First Steps are always the hardest, we’re here to answer your questions
Initial Enquiry – this is simply getting in touch with us to have a chat. We appreciate that this can sometimes be the hardest part for a lot of people, but rest assured, you are not making a commitment, nor are you having to tell your life story down the phone, it is just a way for you to find out more information about adoption.
Introduction to Adoption Training – This is a virtual two- hour training course explaining about the process, the needs of the children, and what is required from prospective adopters. You will also hear from an experienced adopter telling their story.
Initial Visit – This is where a member of our experienced social work team will come out to your house to meet you. This is our way of getting to know you and your circumstances better and a way for you to find out more about St David’s. Before your visit, we will provide you with some of things we will talk about and also what is expected from the visit.
Registration of Interest Form – This is the application form, indicating that you formally wish to start the adoption assessment with St David’s Adoption Service. Once we accept your Registration of Interest Form, you begin.
This stage is all about training and checks. From the point of your Registration of Interest Form being accepted Stage 1 lasts around 2 months. You will be invited to attend our three-day Preparation to Adopt training and or admin team will begin obtaining all of the checks we are required to record. There are a number of checks we will ask for, these include, personal references, local authority checks, DBS, medical checks, plus more that are needed. During this time, you will also be allocated your Social Worker.
Adoption Panel and Decision
Matching with a child/ren
Once you are approved, your Social Worker will ensure you are referred to Adoption Register Wales and start to actively look for children you may become a parent for. We don’t put a time scale on this part of the process, the match has to be right. Once a match is found, there are lots of meetings to ensure that you know as much about the child or children as possible. You will attend another panel, this time with the Local Authority where the child/ren are currently living, we call this Matching Panel.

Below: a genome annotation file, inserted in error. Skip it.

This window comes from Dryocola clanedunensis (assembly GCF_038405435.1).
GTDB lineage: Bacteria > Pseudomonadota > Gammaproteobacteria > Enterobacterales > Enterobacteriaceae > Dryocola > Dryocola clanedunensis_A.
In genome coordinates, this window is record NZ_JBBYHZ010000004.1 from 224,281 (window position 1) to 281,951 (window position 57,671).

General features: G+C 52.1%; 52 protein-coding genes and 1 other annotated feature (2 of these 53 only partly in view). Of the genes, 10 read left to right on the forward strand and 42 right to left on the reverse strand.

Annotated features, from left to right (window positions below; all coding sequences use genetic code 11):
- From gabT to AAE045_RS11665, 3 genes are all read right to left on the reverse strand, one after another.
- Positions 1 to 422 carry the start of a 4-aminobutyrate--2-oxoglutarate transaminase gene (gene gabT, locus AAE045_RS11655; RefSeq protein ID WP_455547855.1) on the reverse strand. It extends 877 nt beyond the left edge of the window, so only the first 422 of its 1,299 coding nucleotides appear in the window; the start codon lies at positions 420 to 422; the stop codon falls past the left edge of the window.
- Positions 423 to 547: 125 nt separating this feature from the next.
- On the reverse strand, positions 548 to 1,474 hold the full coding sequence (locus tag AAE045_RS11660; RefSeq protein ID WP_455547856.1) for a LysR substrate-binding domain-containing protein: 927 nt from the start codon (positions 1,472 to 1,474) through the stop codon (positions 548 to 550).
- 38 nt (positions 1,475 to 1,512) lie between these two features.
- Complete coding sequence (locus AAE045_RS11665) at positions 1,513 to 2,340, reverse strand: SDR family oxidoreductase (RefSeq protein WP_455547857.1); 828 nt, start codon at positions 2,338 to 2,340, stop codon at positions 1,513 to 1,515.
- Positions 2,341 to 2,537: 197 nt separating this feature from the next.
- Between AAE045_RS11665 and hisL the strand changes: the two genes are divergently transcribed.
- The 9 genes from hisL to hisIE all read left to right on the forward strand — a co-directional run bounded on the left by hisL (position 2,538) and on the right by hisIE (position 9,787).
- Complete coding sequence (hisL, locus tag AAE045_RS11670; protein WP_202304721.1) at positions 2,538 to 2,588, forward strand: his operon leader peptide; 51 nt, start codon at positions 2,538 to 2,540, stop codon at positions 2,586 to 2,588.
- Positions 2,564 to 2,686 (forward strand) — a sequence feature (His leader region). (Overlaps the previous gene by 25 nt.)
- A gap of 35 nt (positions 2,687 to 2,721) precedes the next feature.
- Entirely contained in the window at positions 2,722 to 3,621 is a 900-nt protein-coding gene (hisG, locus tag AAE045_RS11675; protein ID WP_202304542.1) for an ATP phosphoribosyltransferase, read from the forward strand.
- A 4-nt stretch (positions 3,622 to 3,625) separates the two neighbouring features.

Once a match is approved, introductions can begin. Introductions are where you will finally get to meet the child in person. The aim of introductions is to help the child move from their foster carer to your home. Introductions can vary in length depending on the age and needs of each child. They usually take place over 14 days and involve you observing the child in the foster carer’s home and gradually taking on the parenting of your child. Your social worker and your child’s social worker will support you through introductions. There is usually a review halfway through and the child or children will move to you when everyone agrees the child is ready.
The Courts will not consider an Adoption application until the child/ren has lived with you for 10 weeks before making the application. Often it is considerably longer as everyone needs to feel that they are ready, that the child has settled and that everyone has made the move to becoming a family. Once an application to adopt has been lodged in the court, the court process begins. You will be kept informed of the progress each step of the way. Courts can sometimes take a few months to grant an Adoption Order. Once this is done, you legally become your child’s parent and guardian. You will receive an adoption certificate directly from the court which shows the child’s new surname and replaces their birth certificate. An Adoption Order is irrevocable, and a child has the same legal rights as any birth child.
Many families feel at this stage that they want to get on with their lives and may not need support. If adoption support is required, St David’s will offer ongoing support to the family as long as needed.
You can contact St David’s at any stage in the future should you need support or advice. We offer lifetime support through regular support groups, stay and play sessions, etc. A social worker is always on duty during office hours to answer any queries you might have.
We encourage you to keep in touch and send regular newsletters. We also offer post-placement training which you can talk to your social worker about.
The Local Authority that placed your child/children has a responsibility to support the placement for 3 years after the placement begins in line with the Adoption Support Regulations.
After the three-year period has elapsed, you may have ongoing support needs, you can talk to use about these, and we will pass information onto the Local Authority where you live.